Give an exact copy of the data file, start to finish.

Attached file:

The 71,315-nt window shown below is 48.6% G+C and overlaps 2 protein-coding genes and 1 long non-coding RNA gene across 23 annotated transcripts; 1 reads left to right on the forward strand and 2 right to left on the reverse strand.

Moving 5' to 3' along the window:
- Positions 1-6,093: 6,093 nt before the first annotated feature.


The 71,315-nt window shown below is 48.6% G+C and overlaps 2 protein-coding genes and 1 long non-coding RNA gene across 23 annotated transcripts; 1 reads left to right on the forward strand and 2 right to left on the reverse strand.

Moving 5' to 3' along the window:
- Positions 1-6,093: 6,093 nt before the first annotated feature.